NOBODY doubts that the tactics of the race card is effective. Jump on a white-on-black incident and exploit it to the skies. African Americans get outraged and whites get surly.
Yeah, but what about Hispanics? Anybody checked on them lately?
Never mind about tactics; what about race-card strategy?
I am thinking about this because I am reading Alexander Hamilton: A Life by Willard Sterne Randall. We are up to 1780, just before the campaign of 1781 and the surrender at Yorktown. The point is that tactically, the Revolutionaries sucked. They fumbled and bumbled through most of the battles. In the middle of it all in the winter at Valley Forge, Col. Hamilton rewrote the army training manual -- a kid from St. Croix -- and he helped Steuben retrain the army using a simplified quickie course that they'd cooked up together.
Tactics, scmactics. In the end, the Brits lost because they bumbled the strategy; they got distracted by the entry of the French on the revolutionary side, and retreated from Philadelphia in 1778.
But nobody could tell in 1778 that the Brits had made a fatal strategic error. They were all playing politics and blaming people and challenging each other to duels, and trying to get in with the rich babes.
Fast forward to today and the Dems' race card. How's that race card turning out, strategically? I'd say, not so well.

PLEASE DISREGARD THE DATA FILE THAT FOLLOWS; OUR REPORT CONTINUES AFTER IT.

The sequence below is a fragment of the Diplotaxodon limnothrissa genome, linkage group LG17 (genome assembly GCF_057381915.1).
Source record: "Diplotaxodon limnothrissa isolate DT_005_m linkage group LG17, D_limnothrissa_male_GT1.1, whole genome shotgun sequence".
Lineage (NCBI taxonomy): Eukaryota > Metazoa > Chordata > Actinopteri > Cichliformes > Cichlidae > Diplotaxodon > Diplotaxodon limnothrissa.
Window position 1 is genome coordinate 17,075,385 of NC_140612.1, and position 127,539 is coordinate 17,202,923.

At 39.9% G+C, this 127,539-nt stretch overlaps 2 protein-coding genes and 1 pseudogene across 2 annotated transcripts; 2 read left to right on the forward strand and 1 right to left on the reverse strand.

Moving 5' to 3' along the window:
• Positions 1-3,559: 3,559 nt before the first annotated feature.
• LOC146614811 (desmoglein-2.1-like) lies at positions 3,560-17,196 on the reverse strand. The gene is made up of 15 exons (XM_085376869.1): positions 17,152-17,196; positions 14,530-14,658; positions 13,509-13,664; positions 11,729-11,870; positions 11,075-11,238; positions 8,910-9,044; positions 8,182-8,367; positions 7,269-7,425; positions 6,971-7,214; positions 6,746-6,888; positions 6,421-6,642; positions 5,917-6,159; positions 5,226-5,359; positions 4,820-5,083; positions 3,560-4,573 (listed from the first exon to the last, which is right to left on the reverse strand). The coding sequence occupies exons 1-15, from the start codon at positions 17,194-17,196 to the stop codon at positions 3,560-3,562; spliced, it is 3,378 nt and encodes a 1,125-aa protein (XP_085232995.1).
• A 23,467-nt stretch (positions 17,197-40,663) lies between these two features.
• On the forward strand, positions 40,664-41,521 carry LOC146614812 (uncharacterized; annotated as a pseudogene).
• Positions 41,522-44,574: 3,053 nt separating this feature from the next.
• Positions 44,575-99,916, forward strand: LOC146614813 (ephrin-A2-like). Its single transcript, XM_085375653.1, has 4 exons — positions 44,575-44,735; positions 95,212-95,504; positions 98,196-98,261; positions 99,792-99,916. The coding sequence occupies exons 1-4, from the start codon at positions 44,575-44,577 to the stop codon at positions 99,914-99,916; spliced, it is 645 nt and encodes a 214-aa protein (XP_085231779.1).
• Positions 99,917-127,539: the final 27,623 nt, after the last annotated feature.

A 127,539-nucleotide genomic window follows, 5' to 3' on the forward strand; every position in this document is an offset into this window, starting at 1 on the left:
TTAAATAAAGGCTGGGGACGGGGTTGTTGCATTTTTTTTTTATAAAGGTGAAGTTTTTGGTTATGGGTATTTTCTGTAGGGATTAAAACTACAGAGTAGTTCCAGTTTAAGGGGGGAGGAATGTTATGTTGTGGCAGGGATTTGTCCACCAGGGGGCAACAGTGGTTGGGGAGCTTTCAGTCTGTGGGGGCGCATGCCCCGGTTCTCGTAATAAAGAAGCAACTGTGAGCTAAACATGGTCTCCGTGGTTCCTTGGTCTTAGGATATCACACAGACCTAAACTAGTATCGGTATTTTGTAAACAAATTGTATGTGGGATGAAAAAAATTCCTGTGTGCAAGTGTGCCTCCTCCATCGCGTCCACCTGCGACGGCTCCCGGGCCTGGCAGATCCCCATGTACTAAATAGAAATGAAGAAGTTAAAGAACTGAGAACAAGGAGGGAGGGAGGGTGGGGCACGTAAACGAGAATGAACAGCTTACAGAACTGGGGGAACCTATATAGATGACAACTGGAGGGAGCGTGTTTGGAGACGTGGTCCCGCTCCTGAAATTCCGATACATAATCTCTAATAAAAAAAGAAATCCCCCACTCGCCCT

Because I'd say that the stumbling and bumbling over Ferguson, as over the Zimmerman case and the Duke lacrosse case and the stupid O.J. case...
Hey! What do you remember most about the Rodney King case: the cops beating Rodney King or the rioters dragging white truck driver out of his truck and beating him?
If I were a black voter right now I'd be as angry as can be, but I'd still be hearing a still small voice in my head channeling Hillary Clinton: "What difference, at this point, does it make?"
What's the point of electing a black president if nothing gets better? What's the point of all this demonstrating if nothing changes?
Let's switch to longshoreman Eric Hoffer in The Ordeal of Change. He writes about the ephemeral nature of enthusiasm. Hence enthusiasm is "unserviceable for the long haul."